The first half of the campaign for next month’s General Election
has been dominated by the release of party manifestos. Claire
Laurent examines the policies of the major UK parties and their
implications for the future provision of the community care of the
Five promises outlined on a credit card-sized “pledge card”
kick-started Labour’s election campaign.
Two of its pledges are aimed directly at health and social care
but they are not new. The promise to recruit 20,000 extra nurses
and 10,000 extra doctors builds on those first made in the NHS Plan
last July. The government clearly recognises that this recruitment
is critical if New Labour is to realise its ambitions to modernise
A stable economy has meant record investment in the NHS, Tony
Blair told an election campaign press conference, making it
possible to rediscover “its founding mission provide quality health
care to every family regardless of their ability to pay”.
Pledges to retain the pensioners winter fuel payment of
£200 and to increase the minimum wage to £4.20 have also
been trailed earlier. And it is likely that the manifesto will
build on similar announcements, making it clear that “the work will
go on” without relying on eye-catching new policies.
Long-term care is unlikely to get much of mention, with
ministers probably painfully aware that, despite having set up the
Royal Commission to look at the issue, the government has now
shelved most of its recommendations.
Much has been done over the past four years to improve the lives
of “hard working families” with the emphasis of support for those
who work. It is highly likely that promising initiatives such as
Sure Start and New Deal will continue to develop along familiar
lines. A key question remains about whether the manifesto will do
much to address the widening gap between those on benefit and those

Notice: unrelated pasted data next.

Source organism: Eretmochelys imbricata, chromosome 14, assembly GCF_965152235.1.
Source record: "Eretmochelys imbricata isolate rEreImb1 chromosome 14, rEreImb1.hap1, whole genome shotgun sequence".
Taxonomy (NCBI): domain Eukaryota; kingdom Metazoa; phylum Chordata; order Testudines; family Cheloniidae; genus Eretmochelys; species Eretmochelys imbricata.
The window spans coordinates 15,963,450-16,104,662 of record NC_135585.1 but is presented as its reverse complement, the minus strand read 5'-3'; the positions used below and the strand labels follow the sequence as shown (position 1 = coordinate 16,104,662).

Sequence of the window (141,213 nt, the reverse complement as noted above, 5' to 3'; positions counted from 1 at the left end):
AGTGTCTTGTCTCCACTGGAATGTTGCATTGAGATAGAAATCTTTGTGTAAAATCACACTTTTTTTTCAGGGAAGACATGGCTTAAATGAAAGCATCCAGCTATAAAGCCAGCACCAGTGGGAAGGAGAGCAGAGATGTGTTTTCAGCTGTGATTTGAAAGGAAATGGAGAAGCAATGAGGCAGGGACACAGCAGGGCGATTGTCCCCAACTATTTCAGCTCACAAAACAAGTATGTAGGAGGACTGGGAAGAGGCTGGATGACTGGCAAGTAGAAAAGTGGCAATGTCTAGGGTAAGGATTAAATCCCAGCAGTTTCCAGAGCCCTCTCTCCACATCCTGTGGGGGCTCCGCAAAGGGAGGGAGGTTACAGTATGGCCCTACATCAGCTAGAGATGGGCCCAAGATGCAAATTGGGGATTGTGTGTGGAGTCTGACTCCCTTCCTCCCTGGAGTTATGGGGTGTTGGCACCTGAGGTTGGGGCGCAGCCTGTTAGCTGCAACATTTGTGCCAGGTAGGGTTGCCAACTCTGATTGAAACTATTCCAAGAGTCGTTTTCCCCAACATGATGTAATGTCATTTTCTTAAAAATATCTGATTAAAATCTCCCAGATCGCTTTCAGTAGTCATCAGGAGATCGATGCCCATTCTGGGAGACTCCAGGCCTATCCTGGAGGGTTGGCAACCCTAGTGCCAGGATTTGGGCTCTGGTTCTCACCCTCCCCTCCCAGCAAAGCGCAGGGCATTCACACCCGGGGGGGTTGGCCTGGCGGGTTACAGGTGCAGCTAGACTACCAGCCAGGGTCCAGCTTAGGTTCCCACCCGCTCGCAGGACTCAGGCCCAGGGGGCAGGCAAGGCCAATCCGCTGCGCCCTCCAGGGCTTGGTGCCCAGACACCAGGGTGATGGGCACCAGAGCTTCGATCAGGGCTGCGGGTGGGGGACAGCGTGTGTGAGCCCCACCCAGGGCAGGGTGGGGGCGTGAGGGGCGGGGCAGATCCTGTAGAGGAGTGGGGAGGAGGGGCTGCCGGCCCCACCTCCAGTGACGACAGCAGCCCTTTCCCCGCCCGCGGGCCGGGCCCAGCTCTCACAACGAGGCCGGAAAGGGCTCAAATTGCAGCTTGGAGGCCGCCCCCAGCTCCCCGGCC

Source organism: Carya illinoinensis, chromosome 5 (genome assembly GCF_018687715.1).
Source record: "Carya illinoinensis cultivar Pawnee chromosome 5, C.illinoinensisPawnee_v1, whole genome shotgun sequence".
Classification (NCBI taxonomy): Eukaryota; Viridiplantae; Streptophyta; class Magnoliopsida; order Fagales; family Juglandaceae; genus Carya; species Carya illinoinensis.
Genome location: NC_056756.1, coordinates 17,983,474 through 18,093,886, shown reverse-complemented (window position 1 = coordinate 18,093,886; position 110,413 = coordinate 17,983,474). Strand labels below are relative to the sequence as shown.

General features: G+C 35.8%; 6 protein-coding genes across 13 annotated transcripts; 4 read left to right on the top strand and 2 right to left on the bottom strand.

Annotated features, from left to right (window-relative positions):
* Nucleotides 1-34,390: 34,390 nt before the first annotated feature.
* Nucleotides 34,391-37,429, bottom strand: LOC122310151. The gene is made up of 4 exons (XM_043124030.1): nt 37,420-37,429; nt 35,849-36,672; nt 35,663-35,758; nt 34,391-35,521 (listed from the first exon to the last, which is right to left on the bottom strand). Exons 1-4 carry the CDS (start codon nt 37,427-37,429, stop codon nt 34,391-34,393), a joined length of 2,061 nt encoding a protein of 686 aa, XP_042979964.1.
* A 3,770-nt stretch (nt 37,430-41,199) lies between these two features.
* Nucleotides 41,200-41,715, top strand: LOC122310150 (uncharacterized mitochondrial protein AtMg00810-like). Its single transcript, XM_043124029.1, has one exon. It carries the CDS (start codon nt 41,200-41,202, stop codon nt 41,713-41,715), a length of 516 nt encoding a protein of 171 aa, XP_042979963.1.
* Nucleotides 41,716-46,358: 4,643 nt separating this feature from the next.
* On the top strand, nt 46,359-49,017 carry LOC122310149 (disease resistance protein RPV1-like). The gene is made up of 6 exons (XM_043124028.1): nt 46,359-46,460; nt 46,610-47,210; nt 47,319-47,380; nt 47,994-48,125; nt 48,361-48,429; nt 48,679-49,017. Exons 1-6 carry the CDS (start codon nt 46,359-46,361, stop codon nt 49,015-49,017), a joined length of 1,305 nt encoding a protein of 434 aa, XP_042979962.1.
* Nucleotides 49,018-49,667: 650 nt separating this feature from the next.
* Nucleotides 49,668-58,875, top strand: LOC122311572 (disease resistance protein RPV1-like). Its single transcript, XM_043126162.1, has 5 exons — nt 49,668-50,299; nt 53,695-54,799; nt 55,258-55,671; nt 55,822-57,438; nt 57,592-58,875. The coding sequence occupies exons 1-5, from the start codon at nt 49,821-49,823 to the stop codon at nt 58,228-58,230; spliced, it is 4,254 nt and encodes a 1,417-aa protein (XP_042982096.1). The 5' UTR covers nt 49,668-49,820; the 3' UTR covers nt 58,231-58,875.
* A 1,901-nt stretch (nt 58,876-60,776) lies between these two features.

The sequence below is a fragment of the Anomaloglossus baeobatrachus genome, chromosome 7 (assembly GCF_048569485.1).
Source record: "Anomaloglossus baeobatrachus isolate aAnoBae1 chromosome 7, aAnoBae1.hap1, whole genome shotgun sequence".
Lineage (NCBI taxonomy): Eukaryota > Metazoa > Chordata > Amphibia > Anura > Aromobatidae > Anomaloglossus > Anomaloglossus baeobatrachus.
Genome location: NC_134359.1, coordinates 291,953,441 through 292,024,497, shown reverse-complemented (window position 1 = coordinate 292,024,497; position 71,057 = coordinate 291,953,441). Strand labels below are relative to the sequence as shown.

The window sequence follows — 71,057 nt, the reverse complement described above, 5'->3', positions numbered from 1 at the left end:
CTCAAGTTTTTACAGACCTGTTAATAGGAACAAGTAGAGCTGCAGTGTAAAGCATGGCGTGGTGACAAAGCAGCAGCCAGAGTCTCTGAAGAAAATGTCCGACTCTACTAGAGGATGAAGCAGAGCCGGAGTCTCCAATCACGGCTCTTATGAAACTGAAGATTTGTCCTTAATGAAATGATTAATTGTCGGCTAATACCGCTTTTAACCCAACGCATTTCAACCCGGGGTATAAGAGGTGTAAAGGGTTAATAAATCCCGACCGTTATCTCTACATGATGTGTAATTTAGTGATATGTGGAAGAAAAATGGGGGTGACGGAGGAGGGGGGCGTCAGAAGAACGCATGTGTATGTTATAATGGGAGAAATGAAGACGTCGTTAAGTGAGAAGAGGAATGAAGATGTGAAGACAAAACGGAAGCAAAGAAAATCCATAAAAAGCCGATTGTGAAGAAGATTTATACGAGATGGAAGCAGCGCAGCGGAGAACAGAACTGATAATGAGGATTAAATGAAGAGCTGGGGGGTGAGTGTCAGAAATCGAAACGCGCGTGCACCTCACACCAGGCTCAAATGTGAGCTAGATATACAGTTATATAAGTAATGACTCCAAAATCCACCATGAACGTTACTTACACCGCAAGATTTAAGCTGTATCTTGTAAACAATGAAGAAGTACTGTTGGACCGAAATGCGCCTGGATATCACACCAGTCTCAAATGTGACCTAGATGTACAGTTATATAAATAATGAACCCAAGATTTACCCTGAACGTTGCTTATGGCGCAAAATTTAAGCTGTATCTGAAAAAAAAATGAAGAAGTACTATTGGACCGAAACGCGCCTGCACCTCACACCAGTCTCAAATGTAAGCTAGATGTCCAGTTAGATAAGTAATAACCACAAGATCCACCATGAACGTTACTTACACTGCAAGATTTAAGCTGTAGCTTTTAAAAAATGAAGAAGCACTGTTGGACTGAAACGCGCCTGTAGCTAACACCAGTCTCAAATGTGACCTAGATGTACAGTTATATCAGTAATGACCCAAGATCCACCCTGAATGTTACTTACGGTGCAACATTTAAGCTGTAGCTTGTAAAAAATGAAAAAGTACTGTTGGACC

Tax increases for either basic rate or higher rate taxpayers
have not been mooted, as they were for the 1997 election. But the
Prime Minister has given a strong indication at morning press
conferences that there will be no direct tax increases. However,
with a strong economy the pledge to keep mortgage interest rates
and inflation as low as possible, together with sound public
finances, sounds attractive, if a little bland.
Meanwhile, “freedom, justice and honesty” are the watchwords of
the Liberal Democrat campaign. Commitment to ending the postcode
lottery in the NHS and to paying for all long-term personal care
are policies that address some of the most important issues in the
social care arena.
And openness about adding a penny on income tax to fund public
spending sets the party apart from the criticism of “stealth” taxes
levelled at other parties.
Cutting NHS waiting times is a strong theme, with a commitment
to providing training places for an extra 4,600 doctors and 27,500
nurses and midwives over five years. Promises to provide 10,250
extra professionals allied to medicine, such as occupational
therapists, will be welcomed by patients and social care staff
Unfortunately, it is not yet clear whether social workers will
come under the section of “low paid nurses, midwives and other low
paid professionals” who will benefit from an immediate £1,000
salary hike – in the interests of staff retention.
There will be 10,000 more hospital beds over five years and a
promise to review the criteria by which private finance initiatives
(PFI) are judged in order to create a level playing field between